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FCA business interruption test case: cover for COVID-19

  • United Kingdom
  • Financial services disputes and investigations
  • Insurance and reinsurance
  • Litigation and dispute management
  • Financial services - Insurance market


The High Court's keenly awaited decision in the Financial Conduct Authority's business interruption insurance test case may be seen as a victory for policyholders. In a lengthy and complex judgment, the court found that most, although not all, of the relevant policy wordings that it considered would cover businesses losses related to the 2019 novel coronavirus disease pandemic.

The High Court’s keenly awaited decision in the Financial Conduct Authority’s (FCA) business interruption insurance test case may be seen as a victory for policyholders (FCA v Arch Insurance (UK) Ltd and others [2020] EWHC 2448 (Comm)). The FCA sought clarity over the scope of cover for business interruption losses occurring as a result of the 2019 novel coronavirus disease (COVID-19). In a lengthy and complex judgment, the court found that most, although not all, of the relevant policy wordings that it considered would cover business losses related to the pandemic. The decision is also likely to affect claims under loss of rent insurance policies.

However, the High Court has granted leapfrog certificates for an appeal to the Supreme Court. It is likely that the high volume of claims that remain in abeyance pending judgment in this case, and the general importance of obtaining contractual certainty for insurers and policyholders alike, will provide sufficiently compelling reasons for permission to appeal to be granted and the appeal to be heard on an expedited basis. Until any successful appeal, the decision is legally binding on the eight insurer defendants.

The disputed issues

The court was asked to decide, against a matrix of agreed and assumed facts, whether losses related to COVID-19 were covered under certain “non-damage” extensions to business interruption policies [1]. These included:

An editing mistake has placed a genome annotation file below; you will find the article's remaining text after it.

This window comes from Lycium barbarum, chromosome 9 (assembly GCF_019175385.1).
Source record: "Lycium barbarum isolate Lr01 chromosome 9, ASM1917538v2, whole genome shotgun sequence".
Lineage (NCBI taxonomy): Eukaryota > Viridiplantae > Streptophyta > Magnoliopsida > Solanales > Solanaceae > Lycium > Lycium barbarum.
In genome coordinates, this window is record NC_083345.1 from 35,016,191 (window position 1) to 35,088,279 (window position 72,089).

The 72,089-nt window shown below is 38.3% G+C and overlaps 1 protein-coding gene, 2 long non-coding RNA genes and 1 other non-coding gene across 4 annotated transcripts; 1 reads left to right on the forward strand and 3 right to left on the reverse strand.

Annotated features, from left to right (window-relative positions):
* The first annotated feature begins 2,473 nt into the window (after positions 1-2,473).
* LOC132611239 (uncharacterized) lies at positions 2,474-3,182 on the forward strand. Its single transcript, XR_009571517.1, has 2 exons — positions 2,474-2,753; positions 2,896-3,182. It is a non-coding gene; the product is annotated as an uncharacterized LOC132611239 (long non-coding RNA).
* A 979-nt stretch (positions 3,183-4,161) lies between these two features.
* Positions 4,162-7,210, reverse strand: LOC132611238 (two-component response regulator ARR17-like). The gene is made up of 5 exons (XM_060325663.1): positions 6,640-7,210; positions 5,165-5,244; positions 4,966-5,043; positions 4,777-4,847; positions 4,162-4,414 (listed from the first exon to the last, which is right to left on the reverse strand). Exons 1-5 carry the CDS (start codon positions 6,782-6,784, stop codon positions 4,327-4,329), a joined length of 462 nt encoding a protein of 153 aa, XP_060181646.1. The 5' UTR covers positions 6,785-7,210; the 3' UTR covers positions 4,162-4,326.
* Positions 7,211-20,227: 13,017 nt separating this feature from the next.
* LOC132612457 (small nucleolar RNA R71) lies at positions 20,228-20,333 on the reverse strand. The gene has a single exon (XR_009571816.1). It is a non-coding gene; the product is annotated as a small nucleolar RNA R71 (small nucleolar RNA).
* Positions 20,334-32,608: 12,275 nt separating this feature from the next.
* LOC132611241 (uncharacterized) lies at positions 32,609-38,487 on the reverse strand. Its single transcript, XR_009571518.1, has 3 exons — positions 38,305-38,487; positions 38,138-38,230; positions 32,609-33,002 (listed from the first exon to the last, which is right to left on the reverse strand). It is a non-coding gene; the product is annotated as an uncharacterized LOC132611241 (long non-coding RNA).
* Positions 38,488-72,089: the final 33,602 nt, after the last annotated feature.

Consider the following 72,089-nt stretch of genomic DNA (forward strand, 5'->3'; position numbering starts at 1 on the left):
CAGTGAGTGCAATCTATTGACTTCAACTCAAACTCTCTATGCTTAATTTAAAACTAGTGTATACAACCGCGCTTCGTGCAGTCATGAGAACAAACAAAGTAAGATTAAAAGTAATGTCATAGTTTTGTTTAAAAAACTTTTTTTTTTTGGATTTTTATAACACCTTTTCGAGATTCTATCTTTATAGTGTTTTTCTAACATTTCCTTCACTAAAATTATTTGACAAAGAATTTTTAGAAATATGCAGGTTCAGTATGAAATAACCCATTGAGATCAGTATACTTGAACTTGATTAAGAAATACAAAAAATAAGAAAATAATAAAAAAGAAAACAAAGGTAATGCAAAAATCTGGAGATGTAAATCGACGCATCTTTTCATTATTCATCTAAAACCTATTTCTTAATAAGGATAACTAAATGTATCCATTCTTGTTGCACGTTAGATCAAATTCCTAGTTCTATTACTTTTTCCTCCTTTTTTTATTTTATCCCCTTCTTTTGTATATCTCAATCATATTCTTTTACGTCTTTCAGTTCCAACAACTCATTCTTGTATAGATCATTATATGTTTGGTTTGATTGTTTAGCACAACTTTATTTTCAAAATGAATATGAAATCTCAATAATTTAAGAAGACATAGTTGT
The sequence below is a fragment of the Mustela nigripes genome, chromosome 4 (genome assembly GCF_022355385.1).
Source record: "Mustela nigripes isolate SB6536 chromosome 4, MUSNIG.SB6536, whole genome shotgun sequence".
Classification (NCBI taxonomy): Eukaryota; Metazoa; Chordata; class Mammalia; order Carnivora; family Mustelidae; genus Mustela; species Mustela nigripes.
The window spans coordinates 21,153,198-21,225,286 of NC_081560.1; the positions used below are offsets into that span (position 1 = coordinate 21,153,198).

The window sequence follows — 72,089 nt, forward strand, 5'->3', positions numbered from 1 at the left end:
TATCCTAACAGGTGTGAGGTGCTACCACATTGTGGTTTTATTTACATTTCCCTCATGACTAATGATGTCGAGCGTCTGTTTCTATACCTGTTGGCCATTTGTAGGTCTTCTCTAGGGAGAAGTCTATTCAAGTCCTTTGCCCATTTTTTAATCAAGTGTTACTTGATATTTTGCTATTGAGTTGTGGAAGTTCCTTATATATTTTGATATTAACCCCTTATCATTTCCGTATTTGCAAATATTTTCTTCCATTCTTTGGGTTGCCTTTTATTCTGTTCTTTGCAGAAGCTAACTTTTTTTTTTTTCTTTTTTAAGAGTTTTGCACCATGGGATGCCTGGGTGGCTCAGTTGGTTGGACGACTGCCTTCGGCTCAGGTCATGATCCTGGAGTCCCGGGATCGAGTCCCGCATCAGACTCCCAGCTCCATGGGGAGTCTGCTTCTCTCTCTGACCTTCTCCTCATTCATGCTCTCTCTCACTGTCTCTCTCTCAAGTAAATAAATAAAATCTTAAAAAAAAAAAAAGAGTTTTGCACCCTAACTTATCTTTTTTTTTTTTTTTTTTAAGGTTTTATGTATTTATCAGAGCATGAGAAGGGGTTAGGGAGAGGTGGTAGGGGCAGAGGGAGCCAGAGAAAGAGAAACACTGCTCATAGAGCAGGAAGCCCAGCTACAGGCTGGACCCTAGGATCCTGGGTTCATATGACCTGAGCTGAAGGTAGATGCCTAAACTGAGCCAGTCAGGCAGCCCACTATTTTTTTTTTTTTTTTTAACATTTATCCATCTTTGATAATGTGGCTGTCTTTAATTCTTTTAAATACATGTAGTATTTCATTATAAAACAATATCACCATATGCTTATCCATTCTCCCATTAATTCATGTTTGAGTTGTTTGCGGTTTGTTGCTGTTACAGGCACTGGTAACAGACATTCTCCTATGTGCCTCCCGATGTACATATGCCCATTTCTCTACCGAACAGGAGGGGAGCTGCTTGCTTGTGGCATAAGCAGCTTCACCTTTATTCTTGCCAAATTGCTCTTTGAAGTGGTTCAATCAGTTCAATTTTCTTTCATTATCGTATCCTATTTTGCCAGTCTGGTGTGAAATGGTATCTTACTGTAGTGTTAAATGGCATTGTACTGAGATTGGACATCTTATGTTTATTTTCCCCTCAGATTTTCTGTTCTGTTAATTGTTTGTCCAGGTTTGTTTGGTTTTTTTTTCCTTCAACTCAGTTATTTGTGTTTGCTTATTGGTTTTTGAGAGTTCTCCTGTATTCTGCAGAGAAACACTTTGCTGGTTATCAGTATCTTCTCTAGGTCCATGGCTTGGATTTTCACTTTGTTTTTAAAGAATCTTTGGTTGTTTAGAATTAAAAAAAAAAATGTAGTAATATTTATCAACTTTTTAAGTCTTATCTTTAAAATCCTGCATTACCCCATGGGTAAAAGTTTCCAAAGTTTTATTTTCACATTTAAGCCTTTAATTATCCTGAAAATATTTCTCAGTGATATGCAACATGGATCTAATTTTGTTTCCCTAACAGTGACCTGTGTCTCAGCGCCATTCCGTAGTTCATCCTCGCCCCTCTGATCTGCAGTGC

• Disease clauses; that is, clauses that cover losses in relation to the occurrence of a notifiable disease within a specified radius or vicinity of the insured premises (the relevant area).
  • Denial of access clauses; that is clauses that cover losses in relation to an incident occurring that results in a denial of access to the insured premises.

The court was also asked to consider issues of causation; that is, whether the necessary causal link between the COVID-19 pandemic and the policyholders’ losses could be established, in particular when taking into account trends clauses. Trends clauses allow insurers to adjust profit figures in order to take account of any trends or other circumstances that would have affected the relevant business even in the absence of the insured event.

High Court decision

In general, the court favoured the FCA’s interpretation of the relevant policy wordings.

Disease clauses. The court held that policyholders will generally be able to establish cover for COVID-19 related losses under policies that contain disease clauses. The disease clause cover is not limited to outbreaks wholly within the relevant area as:

  • The relevant wording before the court did not specify this.
  • This would not be a sensible construction given the nature of notifiable diseases, such as the way in which they are spread, and the way that national and local authorities respond to them.

The policyholders would not therefore have to distinguish the effects of the nationwide COVID-19 outbreak from the effects of a local outbreak within the relevant area in order to establish that they had suffered a loss caused by COVID-19.

In relation to wordings where the trigger was the happening of a specific event, rather than the occurrence of a disease, the court agreed with the insurers that the cover was for specific and localised events, so the policyholders could recover only where they could show that the cases of disease in the relevant area had caused the business interruption losses.

Denial of access clauses. By contrast, the court interpreted more narrowly the denial of access clauses, particularly where they contain a requirement for an emergency, incident, danger or disturbance to have occurred. The court said that this wording is intended to provide narrow localised cover and that action taken in response to the COVID-19 pandemic would not suffice.

Causation and trends. The FCA won the key battleground of causation and trends clauses. The insurers argued that, as policyholders would have had no trade due to the pandemic even if they had been open for business, they did not suffer an insured loss due to the presence of the factors specified in the disease or denial of access clauses.

The court found that, when analysing the counterfactual, it is necessary to strip out the effects of the insured perils. The court had defined the insured perils under disease clauses broadly to include the impact of the nationwide pandemic, so when analysing causation and trends clauses in relation to that cover, the counterfactual essentially includes a world without COVID-19. Some commentators have already observed that this analysis in the judgment is an oversimplification of the complex arguments on causation and trends clauses that were made in the case.